Peasants on Plantations: Subaltern Strategies of Labor and Resistance in the Pisco Valley, Peru (review)
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Ethnohistory 48.1-2 (2001) 373-375



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Book Review

Peasants on Plantations:
Subaltern Strategies of Labor and Resistance in the Pisco Valley, Peru


Peasants on Plantations: Subaltern Strategies of Labor and Resistance in the Pisco Valley, Peru. By Vincent C. Peloso. (Durham, NC: Duke University Press, 1999. xxi + 251 pp., preface, introduction, maps, glossary, bibliography, index. $49.95 cloth, $17.95 paper.)

Vincent C. Peloso’s account of labor relations on the cotton plantations along the southern coast of Peru fits squarely within a growing literature within subaltern studies. This literature challenges unidimensional characterizations of peasants and uses a wide range of sources to argue that peasants were active agents in shaping the economic and political life of the nation. Within Andean studies, the majority of such works have been concerned with conditions in the highlands rather than the coast. Furthermore, few span the time period on which Peloso focuses, the mid-nineteenth century to the beginning of World War II. Peloso’s study is unusual primarily for two reasons: the archival sources he uses, and his close attention to critical aspects of labor relations that many scholars have taken as given or found far too difficult and tedious to understand. Peloso draws on the rich archives found on estates themselves and in agrarian reform offices in district and provincial capitals. The latter accumulated as a consequence of the battles fought during agrarian reform proceedings in which estate owners, laborers, and agents of the government attempted to mount their defenses to retain or expropriate particular properties. Some of these documents date back to colonial times.

Peloso makes three principal arguments. His least remarkable conclusion is that peasants were not wholly dominated and often resorted to finely honed "arts of resistance," in the words of James Scott. Plantation owners played the same game of cat and mouse, wielding their "arts of domination." I am not entirely persuaded by his efforts to demonstrate the distinctions between domination and hegemony. In the end it seems to me that laborers on plantations rarely bucked exploitative conditions, although their creative tactics of resistance were impressive and Peloso has invested considerable labor in understanding them and making them come alive for us. While distinctive sectors of laborers on plantations demonstrated agency, it did not get them very far.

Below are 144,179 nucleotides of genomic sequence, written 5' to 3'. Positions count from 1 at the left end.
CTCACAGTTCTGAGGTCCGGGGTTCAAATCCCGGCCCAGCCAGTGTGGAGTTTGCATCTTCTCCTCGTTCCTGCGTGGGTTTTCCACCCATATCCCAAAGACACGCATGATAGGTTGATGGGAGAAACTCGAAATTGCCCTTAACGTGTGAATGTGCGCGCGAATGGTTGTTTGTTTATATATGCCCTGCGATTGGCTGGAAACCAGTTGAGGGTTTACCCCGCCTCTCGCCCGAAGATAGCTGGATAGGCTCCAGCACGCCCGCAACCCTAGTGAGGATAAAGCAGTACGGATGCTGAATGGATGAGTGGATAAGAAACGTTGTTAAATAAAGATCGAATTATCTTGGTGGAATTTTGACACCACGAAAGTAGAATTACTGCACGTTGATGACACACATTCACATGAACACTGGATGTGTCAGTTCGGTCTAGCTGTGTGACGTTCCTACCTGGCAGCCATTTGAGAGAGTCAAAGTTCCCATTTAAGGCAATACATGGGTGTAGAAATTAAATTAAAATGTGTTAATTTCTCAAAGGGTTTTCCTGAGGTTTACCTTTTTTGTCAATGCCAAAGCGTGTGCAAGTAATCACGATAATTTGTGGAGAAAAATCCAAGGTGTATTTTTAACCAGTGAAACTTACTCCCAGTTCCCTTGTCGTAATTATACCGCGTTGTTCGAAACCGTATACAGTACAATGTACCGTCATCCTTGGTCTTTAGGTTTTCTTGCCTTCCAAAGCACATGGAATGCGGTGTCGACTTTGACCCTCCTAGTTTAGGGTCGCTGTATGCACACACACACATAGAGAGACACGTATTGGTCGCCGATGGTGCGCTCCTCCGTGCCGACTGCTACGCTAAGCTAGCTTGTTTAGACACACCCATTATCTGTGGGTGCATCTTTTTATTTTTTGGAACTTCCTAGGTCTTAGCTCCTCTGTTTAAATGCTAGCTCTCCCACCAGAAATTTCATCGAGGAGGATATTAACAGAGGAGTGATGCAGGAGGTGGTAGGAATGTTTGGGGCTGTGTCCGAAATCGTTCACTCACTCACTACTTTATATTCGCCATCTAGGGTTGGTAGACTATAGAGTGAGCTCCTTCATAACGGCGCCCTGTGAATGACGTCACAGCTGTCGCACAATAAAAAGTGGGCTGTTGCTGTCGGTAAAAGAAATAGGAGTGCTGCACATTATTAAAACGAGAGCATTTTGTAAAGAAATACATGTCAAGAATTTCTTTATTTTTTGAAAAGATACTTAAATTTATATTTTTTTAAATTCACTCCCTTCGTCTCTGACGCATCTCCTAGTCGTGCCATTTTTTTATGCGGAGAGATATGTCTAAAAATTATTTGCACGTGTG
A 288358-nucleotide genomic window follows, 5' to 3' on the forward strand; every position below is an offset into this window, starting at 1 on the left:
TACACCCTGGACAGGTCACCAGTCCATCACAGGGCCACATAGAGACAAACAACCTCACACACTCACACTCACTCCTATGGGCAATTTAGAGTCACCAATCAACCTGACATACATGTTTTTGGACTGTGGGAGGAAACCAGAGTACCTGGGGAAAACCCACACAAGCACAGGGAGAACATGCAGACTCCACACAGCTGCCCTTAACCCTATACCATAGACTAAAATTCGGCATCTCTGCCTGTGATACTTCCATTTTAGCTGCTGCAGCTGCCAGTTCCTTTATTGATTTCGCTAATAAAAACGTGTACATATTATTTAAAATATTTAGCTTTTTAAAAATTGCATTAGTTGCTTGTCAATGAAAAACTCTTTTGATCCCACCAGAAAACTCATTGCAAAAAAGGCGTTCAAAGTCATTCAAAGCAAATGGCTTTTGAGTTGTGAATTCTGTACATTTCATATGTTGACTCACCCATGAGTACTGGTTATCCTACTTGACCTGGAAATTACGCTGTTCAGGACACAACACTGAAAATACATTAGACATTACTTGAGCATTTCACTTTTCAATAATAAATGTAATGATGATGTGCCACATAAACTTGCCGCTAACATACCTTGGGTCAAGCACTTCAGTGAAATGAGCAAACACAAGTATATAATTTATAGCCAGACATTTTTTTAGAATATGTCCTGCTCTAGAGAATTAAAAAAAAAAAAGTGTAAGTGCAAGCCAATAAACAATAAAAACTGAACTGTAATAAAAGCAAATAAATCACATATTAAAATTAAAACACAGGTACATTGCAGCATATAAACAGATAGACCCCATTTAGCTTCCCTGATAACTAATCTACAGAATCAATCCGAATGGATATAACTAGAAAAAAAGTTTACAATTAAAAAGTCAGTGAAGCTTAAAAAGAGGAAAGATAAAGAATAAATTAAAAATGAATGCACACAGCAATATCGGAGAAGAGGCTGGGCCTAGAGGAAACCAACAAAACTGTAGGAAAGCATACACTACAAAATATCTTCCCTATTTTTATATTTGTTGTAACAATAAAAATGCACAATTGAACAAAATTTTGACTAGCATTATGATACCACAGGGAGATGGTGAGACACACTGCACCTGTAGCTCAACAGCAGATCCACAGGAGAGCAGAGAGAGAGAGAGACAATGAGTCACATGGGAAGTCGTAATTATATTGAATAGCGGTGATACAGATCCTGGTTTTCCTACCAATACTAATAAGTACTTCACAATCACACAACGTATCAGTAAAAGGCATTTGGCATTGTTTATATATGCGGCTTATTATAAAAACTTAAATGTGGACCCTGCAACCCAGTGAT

Peloso’s second argument is more original and raises important questions for historians and anthropologists who dwell on issues of political economy. In concluding that negotiation is the key to understanding the ability of peasants to manipulate instruments of control that plantation owners and managers put into place to create a malleable labor force, Peloso deconstructs the ways that these instruments worked–debt peonage, [End Page 373] known as enganche, credit relations, and labor and rental contracts themselves. By focusing on these instruments, Peloso immediately reduces the distance between the reader and the subject of the text, the workers of Hacienda Palto. Peasants become nonexotic and coeval as Peloso traces the sophistication and savvy that they exhibited in attempting to manipulate interest rates, loans, and contracts.

Scholars have never deconstructed debt peonage. Rather, they have taken for granted its exploitative nature, conflated credit and debt as part of the same circuit, and assumed that it made it possible for plantation owners to control the labor they needed so that cotton plantations could become a major growth sector of Peru’s economy. Peloso shows that long after slavery was abolished and long before yanaconaje (sharecropping) became the norm on plantations, fixed tenant farmers manipulated enganche–the practice of creating debt by advancing peasants credit–pitting the plantation owner against the manager to obtain more favorable conditions and greater autonomy. The circuit of credit and indebtedness had the unintended consequence of forcing owners to retain a resident labor force that was too big in the hope that they would eventually be repaid. This, of course, worked to the advantage of tenants who could continue to raise subsistence crops or to produce cotton for private sale to creditors other than the owner, and it kept more...


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